And Die in the West by Paula Mitchell Marks
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And Die in the West
By Paula Mitchell Marks

And Die in the West

Story of the O.K.Corral Gunfight

By (author) See other recent books by Paula Mitchell Marks
Format: Paperback

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And Die in the West by Paula Mitchell Marks

Book Description

The gunfight at the OK Corral has excited the imaginations of Western enthusiasts ever since that chilly October afternoon in 1881 when Doc Holliday and the three fighting Earps strode along a Tombstone, Arizona, street to confront the Clanton and McLaury brothers. When they met, Billy Clanton and the two McLaurys were shot to death; the popular image of the Wild West was reinforced; and fuel was provided for countless arguments over the characters, motives and actions of those involved. "And Die in the West" presents an objective narrative of the celebrated gunfight, of the tensions leading up to it, and of the bitter, bloody events that followed. Paula Mitchell Marks places the events surrounding the gunfight against a larger backdrop of a booming Tombstone and the fluid, frontier environment of greed, factions and violence. In the process, Marks strips away many of the myths associated with the famous gunfight and of the West in general.

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Book Details

ISBN: 9780806128887
ISBN-10: 0806128887
Format: Paperback
(235mm x 152mm x 33mm)
Pages: 480
Imprint: University of Oklahoma Press
Publisher: University of Oklahoma Press
Publish Date: 1-Sep-1996
Country of Publication: United States

Other Editions...

Books By Author Paula Mitchell Marks

Women of the West by Paula Mitchell Marks Women of the West, Paperback (June 1998)

Starting with Sacajawea, the Shoshone guide for Lewis and Clark, this title gives an overview of pioneers: Narcissa Whitman, trailblazer to Oregon and missionary to the Indians; Esther Morris and Carrie Chapman Catt, leaders for women's suffrage; and Willa Cather, the writer to transmute the experience of western women into serious literature.

Gambler's Wife by Paula Mitchell Marks Gambler's Wife, Paperback (April 1998)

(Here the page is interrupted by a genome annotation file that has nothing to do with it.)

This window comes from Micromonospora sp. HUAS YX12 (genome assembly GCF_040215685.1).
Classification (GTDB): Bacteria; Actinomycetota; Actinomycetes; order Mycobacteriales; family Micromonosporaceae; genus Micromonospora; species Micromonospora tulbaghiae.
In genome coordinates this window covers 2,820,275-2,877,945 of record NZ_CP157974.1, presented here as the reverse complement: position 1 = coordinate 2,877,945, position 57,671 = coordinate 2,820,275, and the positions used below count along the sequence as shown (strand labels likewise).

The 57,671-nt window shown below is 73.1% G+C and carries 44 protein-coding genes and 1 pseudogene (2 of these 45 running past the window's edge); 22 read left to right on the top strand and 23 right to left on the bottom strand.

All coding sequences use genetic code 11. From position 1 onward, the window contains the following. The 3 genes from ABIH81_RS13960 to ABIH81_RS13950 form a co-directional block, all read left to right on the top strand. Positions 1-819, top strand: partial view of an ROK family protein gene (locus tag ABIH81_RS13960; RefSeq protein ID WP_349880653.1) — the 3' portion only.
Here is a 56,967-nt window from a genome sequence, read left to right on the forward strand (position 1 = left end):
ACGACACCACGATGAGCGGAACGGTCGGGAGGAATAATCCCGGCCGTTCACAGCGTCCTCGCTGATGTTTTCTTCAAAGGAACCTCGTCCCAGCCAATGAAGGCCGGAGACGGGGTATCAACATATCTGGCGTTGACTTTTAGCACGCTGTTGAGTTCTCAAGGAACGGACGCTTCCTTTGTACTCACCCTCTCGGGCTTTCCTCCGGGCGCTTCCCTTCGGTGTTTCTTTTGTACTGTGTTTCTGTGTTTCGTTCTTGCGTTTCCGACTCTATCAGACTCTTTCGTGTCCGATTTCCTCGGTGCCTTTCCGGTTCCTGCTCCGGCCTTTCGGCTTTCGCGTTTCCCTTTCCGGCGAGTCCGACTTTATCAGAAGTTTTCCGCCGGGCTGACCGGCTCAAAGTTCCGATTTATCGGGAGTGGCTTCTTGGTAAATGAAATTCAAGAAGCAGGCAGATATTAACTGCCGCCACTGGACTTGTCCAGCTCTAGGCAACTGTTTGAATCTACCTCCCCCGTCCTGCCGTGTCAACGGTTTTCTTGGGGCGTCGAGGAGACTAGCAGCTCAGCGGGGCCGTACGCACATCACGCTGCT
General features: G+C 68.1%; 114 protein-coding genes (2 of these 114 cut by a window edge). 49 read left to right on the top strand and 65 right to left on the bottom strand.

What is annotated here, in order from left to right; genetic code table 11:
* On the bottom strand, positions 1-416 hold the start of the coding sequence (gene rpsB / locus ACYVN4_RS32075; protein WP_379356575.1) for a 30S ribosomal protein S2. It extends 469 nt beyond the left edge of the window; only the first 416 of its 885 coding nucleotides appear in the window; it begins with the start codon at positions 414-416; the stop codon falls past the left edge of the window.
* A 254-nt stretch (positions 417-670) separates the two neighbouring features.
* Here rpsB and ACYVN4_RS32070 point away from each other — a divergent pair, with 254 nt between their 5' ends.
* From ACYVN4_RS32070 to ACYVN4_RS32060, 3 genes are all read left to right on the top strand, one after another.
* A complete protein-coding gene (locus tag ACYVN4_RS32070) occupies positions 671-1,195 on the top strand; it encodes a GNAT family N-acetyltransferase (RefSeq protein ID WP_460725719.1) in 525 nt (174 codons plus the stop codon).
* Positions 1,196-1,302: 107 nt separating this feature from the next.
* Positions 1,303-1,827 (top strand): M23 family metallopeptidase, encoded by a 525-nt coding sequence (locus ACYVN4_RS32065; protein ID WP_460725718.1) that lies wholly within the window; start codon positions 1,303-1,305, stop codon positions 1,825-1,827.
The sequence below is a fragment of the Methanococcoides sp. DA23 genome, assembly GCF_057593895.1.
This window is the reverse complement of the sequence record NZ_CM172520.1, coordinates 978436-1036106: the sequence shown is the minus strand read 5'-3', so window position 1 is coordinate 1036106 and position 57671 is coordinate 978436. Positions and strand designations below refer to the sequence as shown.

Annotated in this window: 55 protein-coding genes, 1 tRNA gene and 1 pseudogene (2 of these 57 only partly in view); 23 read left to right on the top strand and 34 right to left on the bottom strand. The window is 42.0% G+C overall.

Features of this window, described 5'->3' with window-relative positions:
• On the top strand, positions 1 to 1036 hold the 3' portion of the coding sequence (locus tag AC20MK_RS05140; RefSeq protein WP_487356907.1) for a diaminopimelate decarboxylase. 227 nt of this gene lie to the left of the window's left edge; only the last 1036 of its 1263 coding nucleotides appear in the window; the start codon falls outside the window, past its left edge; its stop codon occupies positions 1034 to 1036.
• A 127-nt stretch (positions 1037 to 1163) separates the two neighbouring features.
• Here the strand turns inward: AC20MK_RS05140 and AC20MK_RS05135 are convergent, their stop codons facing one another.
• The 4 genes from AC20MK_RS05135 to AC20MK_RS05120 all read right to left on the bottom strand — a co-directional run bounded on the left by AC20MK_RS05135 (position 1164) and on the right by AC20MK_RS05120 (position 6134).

Malinda Jenkins was born in 1848, the daughter of a subsistence farmer in Kentucky. Showing spunk early, she pridefully refused to attend school without the right textbooks and escaped as soon as possible from a large family that had 'too much religion' and too little else. This title presents her story.

» View all books by Paula Mitchell Marks


US Kirkus Review » Dozens of books and films and even songs later, a fog of myth swirls around the gunfight at the O.K. Corral. Here, western scholar Marks (St. Edward's Univ. in Austin) offers a reasoned and deeply researched popular study of the origins, events, and aftermath of that bloody shootout that made household names of Tombstone, Wyatt Earp, and Doc Holliday. Not for Marks are the Olympian heroics of John Ford's film My Darling Clementine (with Henry Fonda as Wyatt Earp) or the bitter noirisms of Loren D. Estleman's novel Bloody Season. Rather, she aims for historical realism, with a strong nod to socioeconomic factors: "The story. . .is one of a confused and complex scramble for money and power." Within that scramble, Marks finds a watershed struggle - often fought with blurred lines - between country and city, cowboy and town businessman, rustler and lawman (usually a "shootist," like Wyatt, "a perfect example of the western peripheral man, treading the thin line between law and lawlessness, respectability and notoriety"). In prose that serviceably mortars myriad bits of bright detail, Marks re-creates Tombstone - its dusty streets, violent bars, whores - from the ground up, erecting a vivid backdrop for the arrival in the 1870's of the ambitious Earp brothers and viciously alcoholic Holliday and for their inexorable march to showdown With the ranching - and probably rustling - Clantons and McLaurys (although the actual shootout may have been "just an accident," Marks believes, caused by the Earps' misreading a McLaury move). In lengthy conclusion, Marks ably runs down the subsequent murder inquest, the later careers of the principals (Wyatt moved to L.A., where he lived until 1929), and the growth of the legend. The real McCoy. Marks even lets us know that the gunfight occurred not at the O.K. Corral but nearby, and is properly "the gunfight in the vacant lot between Fly's and Harwood's" - though no less dramatic for that. An admirable and painstaking reconstruction, then, and a thoughtful treat for serious western fans. (Kirkus Reviews)

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